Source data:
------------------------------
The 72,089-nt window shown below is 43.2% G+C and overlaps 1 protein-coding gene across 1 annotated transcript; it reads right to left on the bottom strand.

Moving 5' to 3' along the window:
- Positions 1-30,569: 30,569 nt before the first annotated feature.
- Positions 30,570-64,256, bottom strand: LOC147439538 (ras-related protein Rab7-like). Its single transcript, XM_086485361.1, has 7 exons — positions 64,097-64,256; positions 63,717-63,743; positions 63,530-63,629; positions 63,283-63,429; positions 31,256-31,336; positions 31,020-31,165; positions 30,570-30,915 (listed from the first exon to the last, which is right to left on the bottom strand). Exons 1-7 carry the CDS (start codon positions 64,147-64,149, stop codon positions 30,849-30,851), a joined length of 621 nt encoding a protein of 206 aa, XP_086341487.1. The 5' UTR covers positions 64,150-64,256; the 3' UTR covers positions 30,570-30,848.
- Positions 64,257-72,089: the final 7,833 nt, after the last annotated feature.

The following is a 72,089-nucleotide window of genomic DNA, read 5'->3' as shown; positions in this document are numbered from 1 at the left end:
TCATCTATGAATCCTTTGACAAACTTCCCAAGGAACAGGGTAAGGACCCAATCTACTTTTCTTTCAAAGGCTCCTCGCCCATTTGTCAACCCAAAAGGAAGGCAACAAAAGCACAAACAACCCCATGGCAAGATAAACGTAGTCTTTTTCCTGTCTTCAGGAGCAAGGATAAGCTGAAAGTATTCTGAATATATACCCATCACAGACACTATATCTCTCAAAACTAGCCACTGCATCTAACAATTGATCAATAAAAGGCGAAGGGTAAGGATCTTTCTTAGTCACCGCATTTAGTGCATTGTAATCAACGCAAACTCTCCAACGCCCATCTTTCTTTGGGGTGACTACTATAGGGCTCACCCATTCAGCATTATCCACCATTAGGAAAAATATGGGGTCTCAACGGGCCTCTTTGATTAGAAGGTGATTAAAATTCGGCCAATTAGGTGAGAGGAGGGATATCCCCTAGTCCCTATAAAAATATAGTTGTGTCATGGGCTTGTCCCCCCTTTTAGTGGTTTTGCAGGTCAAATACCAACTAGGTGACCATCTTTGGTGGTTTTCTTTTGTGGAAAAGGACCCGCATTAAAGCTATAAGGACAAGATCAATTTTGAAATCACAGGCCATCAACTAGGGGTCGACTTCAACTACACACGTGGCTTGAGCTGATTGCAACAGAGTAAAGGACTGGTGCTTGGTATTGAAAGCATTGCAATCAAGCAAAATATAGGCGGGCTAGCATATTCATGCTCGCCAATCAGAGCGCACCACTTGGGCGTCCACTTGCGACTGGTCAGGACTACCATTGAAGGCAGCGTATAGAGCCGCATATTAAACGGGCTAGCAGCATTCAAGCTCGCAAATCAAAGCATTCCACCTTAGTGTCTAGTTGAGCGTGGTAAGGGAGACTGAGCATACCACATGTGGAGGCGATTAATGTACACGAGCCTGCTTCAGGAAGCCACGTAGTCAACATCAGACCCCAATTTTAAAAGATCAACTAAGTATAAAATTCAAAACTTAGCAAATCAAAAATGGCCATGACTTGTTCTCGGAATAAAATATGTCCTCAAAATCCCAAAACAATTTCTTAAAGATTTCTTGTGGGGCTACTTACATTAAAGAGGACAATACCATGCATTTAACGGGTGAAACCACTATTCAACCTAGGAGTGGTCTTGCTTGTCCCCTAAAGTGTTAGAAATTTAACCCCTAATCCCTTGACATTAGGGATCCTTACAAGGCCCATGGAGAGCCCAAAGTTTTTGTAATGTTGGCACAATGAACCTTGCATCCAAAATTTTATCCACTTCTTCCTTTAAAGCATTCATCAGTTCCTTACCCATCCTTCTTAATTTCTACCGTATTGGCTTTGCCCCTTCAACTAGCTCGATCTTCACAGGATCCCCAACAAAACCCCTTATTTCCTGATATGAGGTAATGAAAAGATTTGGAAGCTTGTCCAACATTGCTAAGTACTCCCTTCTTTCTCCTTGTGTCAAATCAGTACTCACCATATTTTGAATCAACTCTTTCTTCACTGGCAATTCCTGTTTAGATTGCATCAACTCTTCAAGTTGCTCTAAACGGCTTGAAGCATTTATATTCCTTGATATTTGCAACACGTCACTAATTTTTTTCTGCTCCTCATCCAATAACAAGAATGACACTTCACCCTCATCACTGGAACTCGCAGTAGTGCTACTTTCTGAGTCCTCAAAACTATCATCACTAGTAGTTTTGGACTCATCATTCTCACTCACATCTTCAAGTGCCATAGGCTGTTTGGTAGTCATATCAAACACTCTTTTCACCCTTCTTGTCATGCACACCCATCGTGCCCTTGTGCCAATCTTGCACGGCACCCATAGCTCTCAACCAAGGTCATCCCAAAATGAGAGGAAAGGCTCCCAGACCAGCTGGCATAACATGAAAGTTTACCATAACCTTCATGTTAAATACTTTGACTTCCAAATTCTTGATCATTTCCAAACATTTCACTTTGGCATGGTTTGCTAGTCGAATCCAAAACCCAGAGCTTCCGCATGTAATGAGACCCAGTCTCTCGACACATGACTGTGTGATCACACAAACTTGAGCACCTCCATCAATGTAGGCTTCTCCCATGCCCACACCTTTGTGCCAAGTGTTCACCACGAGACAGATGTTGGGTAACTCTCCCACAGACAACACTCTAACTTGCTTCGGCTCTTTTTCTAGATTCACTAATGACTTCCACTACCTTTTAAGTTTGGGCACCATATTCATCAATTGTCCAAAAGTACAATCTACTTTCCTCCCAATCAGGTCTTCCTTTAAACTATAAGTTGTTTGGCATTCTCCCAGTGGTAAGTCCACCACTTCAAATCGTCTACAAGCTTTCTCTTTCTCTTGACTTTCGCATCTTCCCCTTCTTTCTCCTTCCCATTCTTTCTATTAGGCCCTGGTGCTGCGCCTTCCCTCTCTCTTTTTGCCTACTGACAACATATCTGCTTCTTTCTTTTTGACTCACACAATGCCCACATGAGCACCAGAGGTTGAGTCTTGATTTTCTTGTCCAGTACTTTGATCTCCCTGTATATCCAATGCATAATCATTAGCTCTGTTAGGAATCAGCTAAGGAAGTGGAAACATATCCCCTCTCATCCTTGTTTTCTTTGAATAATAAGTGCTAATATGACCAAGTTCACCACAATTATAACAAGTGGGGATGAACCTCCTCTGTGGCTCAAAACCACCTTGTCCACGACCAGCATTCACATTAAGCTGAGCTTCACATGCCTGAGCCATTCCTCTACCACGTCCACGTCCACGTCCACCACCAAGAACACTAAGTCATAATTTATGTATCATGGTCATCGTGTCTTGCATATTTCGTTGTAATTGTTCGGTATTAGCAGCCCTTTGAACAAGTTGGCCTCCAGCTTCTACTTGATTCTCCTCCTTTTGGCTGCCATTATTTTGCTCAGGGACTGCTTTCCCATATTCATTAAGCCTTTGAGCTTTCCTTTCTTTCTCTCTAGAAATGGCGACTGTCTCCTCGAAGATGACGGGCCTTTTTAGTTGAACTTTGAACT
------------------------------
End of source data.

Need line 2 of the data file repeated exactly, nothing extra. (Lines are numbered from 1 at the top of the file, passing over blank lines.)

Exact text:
Moving 5' to 3' along the window: